The Rend Lake College Community Service Award is reserved for individuals who exemplify meritorious service to RLC, its students, staff, faculty and the communities of its district. This award has not been handed out in more than five years. Thursday night, at the RLC Foundation’s 26th Annual Dinner, it was presented to Illinois Representative Kurt M. Granberg.
Rep. Granberg (D-107th) has grown into a legislative lynchpin for this area since winning an underdog victory for the 109th District seat 21 years ago. His tenure of outstanding service to the District began in 1982 at the local level. From there, he became a local boy who went places but never lost sight of where he was from – a small town in Southern Illinois.
He was born June 16, 1953, in Breese and went to school at St. Mary’s in Carlyle, Mater Dei High in Breese and then on to the University of Illinois where he graduated with honors in 1975, majoring in political science and minoring in criminal justice. Although his interest in politics began years earlier, his actual entrance into Illinois politics was in 1976 when he interned for one year on the Illinois House Democratic Appropriations staff. A former attorney, Granberg graduated in 1980 from Chicago-Kent College of Law – the law school under the Illinois Institute of Technology – where he also served on the college’s finance committee.
Granberg was elected Democratic Precinct Committeeman in 1982 and to the Clinton County Board two years later. In 1986, he was elected State Representative of the 109th District – which became the 107th after redistricting – and has been re-elected every term since. It took him a decade in the House to become the Assistant Majority Leader – a timeline which included appointments to Democratic Floor Leader in 1992, Assistant Democratic Leader in 1994, and elections to be a delegate for the Clinton/Gore administration in 1992 and 1996. He was also elected to be a delegate for Al Gore/Joseph Lieberman in 2000 and Jim Kerry/John Edwards in 2004.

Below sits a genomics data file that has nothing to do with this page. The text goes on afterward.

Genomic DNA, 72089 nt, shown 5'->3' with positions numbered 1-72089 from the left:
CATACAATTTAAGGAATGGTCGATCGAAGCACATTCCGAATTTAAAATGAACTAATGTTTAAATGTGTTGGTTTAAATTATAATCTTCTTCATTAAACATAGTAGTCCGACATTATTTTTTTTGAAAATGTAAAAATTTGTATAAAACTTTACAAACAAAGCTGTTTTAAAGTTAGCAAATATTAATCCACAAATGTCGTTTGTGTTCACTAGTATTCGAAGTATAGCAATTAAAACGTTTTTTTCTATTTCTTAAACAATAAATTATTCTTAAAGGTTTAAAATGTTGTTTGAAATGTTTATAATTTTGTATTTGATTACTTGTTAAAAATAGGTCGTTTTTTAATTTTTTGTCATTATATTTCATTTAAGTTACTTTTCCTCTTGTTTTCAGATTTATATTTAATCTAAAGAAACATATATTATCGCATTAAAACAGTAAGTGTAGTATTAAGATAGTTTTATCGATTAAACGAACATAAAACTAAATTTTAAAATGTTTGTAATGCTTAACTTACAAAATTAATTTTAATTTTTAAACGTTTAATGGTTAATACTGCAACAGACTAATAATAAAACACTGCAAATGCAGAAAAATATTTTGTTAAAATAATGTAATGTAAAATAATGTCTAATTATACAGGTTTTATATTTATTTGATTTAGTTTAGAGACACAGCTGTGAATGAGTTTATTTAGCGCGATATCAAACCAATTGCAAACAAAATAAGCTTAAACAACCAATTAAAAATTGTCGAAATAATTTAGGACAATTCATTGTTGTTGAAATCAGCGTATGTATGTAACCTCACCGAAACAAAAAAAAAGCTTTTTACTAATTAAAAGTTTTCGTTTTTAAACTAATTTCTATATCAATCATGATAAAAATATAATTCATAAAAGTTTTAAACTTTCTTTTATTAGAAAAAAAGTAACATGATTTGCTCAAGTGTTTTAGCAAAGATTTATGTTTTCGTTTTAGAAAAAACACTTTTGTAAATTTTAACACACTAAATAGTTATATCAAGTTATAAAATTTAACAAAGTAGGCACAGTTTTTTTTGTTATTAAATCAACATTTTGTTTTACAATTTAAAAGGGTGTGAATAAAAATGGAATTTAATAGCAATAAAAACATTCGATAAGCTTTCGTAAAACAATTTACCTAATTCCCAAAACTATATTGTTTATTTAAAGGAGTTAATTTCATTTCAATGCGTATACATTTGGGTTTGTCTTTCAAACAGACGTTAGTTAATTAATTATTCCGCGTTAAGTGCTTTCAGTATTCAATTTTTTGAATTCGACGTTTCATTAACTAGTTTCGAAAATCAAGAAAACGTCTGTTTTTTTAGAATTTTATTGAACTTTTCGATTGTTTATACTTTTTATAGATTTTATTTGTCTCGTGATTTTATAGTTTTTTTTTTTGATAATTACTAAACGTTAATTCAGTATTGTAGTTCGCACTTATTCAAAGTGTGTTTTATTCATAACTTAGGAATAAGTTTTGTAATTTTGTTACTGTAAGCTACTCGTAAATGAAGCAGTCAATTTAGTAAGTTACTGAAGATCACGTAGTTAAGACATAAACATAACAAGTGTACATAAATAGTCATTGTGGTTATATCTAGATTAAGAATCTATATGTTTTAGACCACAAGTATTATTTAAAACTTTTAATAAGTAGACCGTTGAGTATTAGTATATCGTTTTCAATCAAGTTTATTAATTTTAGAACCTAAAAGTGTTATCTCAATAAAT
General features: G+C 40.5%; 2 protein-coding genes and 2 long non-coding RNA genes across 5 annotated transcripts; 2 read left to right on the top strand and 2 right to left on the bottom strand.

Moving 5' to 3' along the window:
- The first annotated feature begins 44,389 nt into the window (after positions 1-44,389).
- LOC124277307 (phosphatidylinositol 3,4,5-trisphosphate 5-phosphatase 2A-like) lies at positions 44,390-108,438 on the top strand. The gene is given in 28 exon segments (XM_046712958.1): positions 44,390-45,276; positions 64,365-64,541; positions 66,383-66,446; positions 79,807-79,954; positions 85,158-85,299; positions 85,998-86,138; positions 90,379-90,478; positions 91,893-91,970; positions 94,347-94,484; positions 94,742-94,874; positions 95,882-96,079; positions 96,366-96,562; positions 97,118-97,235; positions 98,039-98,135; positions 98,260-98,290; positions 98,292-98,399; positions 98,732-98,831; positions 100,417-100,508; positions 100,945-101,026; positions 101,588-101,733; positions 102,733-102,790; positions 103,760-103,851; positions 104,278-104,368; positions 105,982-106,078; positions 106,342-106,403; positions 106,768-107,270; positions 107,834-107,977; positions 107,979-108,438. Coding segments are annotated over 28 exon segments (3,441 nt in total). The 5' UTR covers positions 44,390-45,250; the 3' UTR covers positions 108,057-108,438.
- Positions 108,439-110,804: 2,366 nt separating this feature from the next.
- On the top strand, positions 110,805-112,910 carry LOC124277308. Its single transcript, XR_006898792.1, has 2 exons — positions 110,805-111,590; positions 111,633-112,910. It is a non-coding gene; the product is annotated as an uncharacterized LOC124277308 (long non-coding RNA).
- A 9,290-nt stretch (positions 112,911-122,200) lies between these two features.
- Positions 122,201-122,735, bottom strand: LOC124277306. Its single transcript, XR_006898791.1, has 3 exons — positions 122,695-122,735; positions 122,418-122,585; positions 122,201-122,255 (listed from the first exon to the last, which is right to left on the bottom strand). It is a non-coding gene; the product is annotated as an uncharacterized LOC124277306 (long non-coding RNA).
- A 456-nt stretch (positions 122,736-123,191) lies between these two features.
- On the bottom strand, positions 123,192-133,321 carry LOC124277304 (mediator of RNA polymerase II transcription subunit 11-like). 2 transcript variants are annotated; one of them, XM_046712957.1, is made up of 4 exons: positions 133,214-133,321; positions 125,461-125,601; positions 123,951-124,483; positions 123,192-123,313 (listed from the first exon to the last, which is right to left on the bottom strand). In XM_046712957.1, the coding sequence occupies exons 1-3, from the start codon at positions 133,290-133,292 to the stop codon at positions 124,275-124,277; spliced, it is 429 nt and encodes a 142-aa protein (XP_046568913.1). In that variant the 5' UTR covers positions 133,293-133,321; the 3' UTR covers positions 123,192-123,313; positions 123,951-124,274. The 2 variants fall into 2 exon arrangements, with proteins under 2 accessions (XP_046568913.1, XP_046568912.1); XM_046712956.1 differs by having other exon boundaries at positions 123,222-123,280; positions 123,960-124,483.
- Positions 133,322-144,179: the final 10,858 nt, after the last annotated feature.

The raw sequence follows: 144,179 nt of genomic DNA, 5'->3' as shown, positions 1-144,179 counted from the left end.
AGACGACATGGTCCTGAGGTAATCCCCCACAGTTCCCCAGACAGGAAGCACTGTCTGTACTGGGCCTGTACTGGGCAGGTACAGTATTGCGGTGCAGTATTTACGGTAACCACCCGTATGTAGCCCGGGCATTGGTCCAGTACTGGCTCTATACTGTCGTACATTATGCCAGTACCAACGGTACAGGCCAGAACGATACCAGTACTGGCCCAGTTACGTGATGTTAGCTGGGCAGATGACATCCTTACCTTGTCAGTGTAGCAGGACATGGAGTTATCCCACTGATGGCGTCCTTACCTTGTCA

Through supporting numerous bills and serving on many committees, Granberg has built an influence at the State Capitol that has impacted Southern Illinois tremendously.
Some of the legislative highlights in Granberg’s tenure under the dome include bringing all interest groups together to forge comprehensive legislation to create incentives for the use of Illinois coal. This was a large factor in the Peabody Energy project for the area. He passed legislation to create a $250 million economic development finance authority known as S.E.I.D.E.A., whose board of directors is controlled by Marion and Jefferson counties. In a joint effort with Senator Gary Forby, Granberg passed legislation to build a new interchange in Mt. Vernon which has the potential to attract industry to the area and will be of great value to local residents.
He sponsored legislation to increase the use of ethanol and other agriculture products, to focus on Southern Illinois tourism and secured hundreds of millions of dollars in grants and loans for transportation and infrastructure improvements. This year, he secured $100,000 for the RLC Culinary Arts expansion and another $100,000 in state funding for the Amy Center.
Granberg sponsored a 10-piece legislative package that became law and deals with child protection. He worked with America’s Most Wanted host Adam Walsh in developing this legislation after the assault and murder of 10-year-old Amy Schulz in Kell. His establishment of the Amy Center for child sexual abuse victims also spun off from the Schulz tragedy. Granberg worked with Dennis Schulz, and local and State law enforcement officials, to create the Amy Center which is now the largest of its type in Illinois, covering all or parts of eight counties.
He also sponsored legislature, now law, dealing with pension reform that forced adequate funding of the Illinois pension system and prohibited legislators from increasing their state pensions after leaving office. He sponsored legislature, now law, that allows children in sexual abuse cases to provide their testimony by television instead of being physically in the courtroom. He sponsored anti-corporate take-over legislation, now law, that made Illinois one of the first states in the U.S. to implement this policy; and passed “timber tax” reform in Illinois.